In the past several years, it has become increasingly apparent that prokaryotic organisms often use two-component regulatory systems to communicate with their environment. These systems allow bacteria to sense their common habitats and respond appropriately. This response usually involves coordinated control of gene expression and this ability provides a selective advantage important for cell survival. The enteric bacteria, Escherichia coli, has a number of two-component regulatory systems, and several have been characterized in some detail. One example is the system that controls expression of the major outer membrane porin proteins, OmpF and OmpC, in response to media osmolarity. This system contains a transmembrane receptor that senses media osmolarity and transmits this information by phosphorylation and dephosphorylation to the regulatory protein OmpR. Under diluted conditions, concentrations of intracellular OmpR-P are maintained at low levels resulting in preferential expression of ompF. In the intestine, osmolarity is high and concentrations of OmpR-P are increased. This activates ompC, which specifies a more protective pore, and represses expression of ompF. Previous results establish a connected signal transduction pathway that extends from the periplasm of the bacteria to the alpha-subunit of RNA polymerase at the porin gene promoters. Our long term goal is to understand this information flow in molecular terms. Experiments proposed utilize genetics to identify key regions in both the receptor and the DNA-binding protein that participate in the signal transduction process. Characterization of these mutants should allow insights into the specific functions performed by these key regions. In addition, strategies are described to probe the mechanistic implications of the interaction between OmpR-P and RNA polymerase. Results obtained should be directly applicable to similar regulatory systems in pathogenic bacteria, and may suggest new approaches for the treatment of infectious disease.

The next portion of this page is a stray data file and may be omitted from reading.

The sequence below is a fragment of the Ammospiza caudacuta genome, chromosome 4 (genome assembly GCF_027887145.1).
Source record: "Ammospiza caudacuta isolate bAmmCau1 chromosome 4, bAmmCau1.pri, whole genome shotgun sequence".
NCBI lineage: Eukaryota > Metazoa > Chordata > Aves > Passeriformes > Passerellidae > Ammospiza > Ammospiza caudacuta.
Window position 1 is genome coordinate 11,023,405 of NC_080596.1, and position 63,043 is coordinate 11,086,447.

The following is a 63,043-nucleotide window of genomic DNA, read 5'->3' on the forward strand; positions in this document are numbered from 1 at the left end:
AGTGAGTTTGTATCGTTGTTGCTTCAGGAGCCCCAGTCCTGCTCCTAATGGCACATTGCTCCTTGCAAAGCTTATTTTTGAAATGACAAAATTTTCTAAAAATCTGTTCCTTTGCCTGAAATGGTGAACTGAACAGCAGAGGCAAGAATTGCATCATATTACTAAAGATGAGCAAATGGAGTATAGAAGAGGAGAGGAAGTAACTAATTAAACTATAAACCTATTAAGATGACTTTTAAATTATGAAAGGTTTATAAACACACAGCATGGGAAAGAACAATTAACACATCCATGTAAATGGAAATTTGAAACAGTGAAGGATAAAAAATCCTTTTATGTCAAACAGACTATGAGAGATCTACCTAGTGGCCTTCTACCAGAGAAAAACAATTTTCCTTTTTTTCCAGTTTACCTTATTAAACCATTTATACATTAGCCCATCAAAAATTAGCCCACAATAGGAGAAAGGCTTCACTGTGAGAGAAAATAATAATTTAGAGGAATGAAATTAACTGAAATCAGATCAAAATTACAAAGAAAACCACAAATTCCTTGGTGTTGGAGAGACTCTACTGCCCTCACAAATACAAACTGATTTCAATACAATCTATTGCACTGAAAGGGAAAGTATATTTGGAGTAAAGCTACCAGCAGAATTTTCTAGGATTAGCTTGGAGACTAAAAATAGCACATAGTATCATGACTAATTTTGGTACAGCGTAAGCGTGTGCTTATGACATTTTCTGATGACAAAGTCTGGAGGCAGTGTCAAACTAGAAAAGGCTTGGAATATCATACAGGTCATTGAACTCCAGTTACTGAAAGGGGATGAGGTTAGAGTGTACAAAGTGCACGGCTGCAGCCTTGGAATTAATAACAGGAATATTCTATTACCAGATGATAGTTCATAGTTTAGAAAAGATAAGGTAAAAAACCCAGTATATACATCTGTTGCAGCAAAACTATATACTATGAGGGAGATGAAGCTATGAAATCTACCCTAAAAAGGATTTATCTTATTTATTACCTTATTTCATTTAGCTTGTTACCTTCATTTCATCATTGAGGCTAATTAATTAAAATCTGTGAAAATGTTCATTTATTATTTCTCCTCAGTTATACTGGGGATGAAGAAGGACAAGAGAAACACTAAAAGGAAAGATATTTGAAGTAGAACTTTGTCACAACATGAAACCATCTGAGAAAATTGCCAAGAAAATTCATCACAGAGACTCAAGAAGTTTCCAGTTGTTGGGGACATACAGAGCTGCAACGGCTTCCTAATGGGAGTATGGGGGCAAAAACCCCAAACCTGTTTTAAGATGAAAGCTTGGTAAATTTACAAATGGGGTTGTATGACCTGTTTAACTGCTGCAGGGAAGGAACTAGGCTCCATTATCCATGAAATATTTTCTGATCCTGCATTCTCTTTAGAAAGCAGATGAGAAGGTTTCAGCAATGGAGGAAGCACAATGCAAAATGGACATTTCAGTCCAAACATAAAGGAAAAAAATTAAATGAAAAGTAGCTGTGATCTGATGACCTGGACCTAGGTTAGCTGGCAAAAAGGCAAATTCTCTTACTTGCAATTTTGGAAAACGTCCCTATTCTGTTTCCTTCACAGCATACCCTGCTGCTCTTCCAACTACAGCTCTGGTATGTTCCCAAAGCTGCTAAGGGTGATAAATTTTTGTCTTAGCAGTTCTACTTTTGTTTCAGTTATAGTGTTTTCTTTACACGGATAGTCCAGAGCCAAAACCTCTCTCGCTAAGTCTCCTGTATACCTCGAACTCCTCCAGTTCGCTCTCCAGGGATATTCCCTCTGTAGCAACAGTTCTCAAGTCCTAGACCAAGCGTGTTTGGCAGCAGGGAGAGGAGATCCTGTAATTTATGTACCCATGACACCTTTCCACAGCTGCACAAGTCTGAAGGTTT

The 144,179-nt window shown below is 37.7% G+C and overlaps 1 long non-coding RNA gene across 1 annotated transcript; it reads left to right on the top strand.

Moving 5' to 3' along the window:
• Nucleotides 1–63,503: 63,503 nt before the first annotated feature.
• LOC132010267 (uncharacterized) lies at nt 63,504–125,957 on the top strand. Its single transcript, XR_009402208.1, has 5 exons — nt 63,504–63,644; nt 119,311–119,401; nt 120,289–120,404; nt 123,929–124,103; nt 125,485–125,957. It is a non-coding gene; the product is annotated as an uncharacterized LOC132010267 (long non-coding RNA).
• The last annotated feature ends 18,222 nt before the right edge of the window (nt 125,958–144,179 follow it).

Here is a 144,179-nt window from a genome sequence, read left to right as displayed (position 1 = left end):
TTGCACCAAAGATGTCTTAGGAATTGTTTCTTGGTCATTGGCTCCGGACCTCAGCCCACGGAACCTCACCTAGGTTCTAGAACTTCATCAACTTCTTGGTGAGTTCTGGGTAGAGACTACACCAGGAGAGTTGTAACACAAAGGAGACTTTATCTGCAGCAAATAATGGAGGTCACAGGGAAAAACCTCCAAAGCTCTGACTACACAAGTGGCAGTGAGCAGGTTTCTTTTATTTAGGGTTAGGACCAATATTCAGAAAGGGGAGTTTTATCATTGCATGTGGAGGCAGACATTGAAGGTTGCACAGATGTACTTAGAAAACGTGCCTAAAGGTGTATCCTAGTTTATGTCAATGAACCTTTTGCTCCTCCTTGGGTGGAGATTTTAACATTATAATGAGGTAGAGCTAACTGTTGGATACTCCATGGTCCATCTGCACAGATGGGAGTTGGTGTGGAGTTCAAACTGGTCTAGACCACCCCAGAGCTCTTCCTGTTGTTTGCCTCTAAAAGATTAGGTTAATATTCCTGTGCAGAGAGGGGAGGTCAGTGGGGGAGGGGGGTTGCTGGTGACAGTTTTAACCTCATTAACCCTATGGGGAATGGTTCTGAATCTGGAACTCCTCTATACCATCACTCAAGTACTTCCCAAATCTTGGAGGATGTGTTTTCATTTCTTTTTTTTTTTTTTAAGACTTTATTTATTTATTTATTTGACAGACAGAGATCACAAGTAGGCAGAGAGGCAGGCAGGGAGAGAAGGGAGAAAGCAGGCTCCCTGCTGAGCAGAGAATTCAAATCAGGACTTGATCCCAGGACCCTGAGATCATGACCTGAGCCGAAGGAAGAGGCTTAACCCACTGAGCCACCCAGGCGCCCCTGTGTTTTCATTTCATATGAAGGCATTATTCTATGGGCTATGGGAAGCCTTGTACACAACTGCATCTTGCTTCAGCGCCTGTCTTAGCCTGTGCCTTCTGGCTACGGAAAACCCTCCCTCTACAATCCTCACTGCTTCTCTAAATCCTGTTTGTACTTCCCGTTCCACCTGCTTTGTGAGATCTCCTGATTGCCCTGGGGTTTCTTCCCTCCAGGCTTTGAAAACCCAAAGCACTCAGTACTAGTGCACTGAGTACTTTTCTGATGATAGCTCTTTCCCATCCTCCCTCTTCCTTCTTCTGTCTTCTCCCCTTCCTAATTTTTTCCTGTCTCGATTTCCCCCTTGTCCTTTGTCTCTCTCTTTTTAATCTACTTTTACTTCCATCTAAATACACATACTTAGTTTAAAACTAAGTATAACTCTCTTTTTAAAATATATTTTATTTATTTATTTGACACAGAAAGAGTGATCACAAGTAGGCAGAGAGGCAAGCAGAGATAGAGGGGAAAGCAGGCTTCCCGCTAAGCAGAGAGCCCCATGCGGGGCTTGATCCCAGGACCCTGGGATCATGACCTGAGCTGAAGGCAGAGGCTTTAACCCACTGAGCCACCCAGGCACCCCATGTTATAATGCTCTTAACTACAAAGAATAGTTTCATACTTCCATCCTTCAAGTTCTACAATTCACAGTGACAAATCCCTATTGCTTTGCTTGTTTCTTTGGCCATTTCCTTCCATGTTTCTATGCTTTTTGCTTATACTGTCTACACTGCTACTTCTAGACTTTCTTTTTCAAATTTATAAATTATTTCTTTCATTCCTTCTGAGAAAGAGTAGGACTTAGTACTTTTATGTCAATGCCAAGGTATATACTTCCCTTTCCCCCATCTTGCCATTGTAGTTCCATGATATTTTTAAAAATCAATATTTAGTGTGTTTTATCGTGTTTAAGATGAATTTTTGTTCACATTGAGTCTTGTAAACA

National Institute of Health (NIH)
National Institute of General Medical Sciences (NIGMS)
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Microbial Physiology and Genetics Subcommittee 2 (MBC)
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Princeton University
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